I really hope that you are successful with a system, though! I have started changing how I ask about properties and give information to go with asking when I'm here because I remember how frustrating it can be for people to throw terminology around with little to no info on what they mean. (I do get self-conscious that I sound like a broken record, or that answers are too long like this one). For instance when I am describing porosity, mentioning things like how long your hair takes to get wet, or to dry, or how well it absorbs product. If I mention humectants or emollients, I try to list a few to get started and if I'm at a desktop add the link to an article here by the curl chemist on those.

    I think I also take some of my experience for granted in that I had been helped along the way with knowing what healthy hair care was- things that I still use today like deep conditioning, tips on descriptors on products to help get what you need, and trimming as needed. Well, strict internet terminology wise, what I call a trim is what most hair sites I've seen call dusting.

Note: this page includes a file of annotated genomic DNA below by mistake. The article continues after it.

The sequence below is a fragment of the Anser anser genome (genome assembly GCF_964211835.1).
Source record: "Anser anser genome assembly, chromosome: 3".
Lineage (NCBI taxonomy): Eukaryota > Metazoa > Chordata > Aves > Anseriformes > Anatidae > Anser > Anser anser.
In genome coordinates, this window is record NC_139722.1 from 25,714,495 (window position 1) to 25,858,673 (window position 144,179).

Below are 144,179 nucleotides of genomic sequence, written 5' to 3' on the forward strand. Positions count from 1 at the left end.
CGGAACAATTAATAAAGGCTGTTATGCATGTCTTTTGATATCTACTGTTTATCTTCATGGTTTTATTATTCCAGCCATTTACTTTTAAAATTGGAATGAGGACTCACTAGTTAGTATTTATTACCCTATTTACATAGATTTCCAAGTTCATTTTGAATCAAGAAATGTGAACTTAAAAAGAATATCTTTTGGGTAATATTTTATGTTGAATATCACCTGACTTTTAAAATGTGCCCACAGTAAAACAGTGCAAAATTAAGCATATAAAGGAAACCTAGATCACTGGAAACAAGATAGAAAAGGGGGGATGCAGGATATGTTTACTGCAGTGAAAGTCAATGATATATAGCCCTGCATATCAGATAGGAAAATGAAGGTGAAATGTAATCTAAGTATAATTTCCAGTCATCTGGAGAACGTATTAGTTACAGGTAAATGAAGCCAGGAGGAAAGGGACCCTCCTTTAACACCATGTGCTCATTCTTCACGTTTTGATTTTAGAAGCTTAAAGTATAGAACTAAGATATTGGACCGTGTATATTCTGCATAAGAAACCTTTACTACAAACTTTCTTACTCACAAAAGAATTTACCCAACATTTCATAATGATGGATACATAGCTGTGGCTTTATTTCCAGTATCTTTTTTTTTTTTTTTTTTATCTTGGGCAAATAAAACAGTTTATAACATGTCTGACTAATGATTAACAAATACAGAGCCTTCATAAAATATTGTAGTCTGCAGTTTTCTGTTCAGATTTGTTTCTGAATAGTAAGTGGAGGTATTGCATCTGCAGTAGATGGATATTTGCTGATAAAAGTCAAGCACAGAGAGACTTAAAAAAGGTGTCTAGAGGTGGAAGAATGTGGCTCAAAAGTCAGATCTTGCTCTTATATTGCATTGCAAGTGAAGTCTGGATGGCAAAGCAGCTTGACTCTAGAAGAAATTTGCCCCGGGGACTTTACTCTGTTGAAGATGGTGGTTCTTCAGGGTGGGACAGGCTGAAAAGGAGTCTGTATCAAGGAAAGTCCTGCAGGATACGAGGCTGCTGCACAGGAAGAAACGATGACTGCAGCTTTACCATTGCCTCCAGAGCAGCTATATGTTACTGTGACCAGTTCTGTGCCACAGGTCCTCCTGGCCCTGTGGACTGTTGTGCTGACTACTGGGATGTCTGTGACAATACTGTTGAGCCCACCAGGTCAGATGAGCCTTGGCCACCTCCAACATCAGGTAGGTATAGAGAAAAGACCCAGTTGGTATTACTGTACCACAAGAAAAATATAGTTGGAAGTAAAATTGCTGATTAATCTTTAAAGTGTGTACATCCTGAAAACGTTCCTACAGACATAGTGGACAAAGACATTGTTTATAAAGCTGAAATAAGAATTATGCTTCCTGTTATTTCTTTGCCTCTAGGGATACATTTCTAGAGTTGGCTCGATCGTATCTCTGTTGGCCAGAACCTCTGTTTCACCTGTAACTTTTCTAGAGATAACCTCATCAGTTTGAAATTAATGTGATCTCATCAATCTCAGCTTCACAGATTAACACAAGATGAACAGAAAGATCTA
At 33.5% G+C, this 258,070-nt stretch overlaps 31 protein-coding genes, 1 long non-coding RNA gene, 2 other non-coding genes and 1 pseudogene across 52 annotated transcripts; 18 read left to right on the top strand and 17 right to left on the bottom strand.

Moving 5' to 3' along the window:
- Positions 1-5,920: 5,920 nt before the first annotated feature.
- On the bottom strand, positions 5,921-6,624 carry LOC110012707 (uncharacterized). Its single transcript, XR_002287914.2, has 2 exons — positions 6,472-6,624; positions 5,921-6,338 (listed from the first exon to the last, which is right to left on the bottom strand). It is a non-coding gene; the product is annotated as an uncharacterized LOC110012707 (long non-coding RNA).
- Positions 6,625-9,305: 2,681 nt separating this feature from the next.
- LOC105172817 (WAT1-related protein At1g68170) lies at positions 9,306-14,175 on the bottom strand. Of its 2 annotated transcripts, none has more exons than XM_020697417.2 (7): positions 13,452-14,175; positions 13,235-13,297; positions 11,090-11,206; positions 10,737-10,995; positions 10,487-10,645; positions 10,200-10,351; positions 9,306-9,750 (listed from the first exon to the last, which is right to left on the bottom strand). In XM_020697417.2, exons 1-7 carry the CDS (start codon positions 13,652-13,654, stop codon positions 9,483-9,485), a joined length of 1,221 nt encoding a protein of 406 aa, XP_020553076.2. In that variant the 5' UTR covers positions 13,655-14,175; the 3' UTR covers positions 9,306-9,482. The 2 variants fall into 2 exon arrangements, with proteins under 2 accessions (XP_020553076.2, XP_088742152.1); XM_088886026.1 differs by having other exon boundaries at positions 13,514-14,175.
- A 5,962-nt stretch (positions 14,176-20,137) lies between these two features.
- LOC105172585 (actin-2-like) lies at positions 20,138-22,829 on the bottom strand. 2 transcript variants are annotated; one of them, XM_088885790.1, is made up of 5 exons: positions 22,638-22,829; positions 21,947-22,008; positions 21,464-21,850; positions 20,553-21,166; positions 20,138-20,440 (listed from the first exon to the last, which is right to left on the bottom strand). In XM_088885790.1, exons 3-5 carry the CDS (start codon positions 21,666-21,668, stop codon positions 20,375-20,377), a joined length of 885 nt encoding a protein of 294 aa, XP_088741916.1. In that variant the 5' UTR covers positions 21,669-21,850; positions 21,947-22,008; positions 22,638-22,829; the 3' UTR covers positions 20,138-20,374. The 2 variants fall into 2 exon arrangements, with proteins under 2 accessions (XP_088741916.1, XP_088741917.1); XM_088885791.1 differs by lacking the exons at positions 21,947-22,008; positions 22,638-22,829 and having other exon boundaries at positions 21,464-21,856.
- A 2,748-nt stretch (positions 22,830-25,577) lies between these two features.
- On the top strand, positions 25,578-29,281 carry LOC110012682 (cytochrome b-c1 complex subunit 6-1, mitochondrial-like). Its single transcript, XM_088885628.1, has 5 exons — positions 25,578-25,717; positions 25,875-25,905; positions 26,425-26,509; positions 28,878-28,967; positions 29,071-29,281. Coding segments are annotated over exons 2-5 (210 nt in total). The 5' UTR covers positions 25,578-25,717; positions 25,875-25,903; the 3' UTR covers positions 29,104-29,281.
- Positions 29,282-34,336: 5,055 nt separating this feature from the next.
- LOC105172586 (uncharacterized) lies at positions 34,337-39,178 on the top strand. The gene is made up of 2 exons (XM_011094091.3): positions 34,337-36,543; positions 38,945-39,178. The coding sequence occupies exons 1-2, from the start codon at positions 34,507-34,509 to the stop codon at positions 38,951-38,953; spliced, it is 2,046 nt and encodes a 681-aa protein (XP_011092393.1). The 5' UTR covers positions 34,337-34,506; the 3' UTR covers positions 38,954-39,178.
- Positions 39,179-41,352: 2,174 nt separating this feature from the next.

3C/4A, fine texture, low-medium density, and low porosity
    CG since November 2013.

    Pre-Poo: infrequent now, Coconut Oil overnight
    Shampoo: Curls unleashed/for occasional sulfate wash when needed, everlasting sunshine.
    Conditioner: Suave Naturals Everlasting Sunshine and GVP's conditioning balm.
    Styler: iagirl's flaxseed curl cream or gelatin gel/conditioner mix. <3
    PT: iagirl's gelatin treatment 3-4 times a month, with conditioner/honey/avj
  • adthomasadthomas Registered Users Posts: 5,525 Curl Neophyte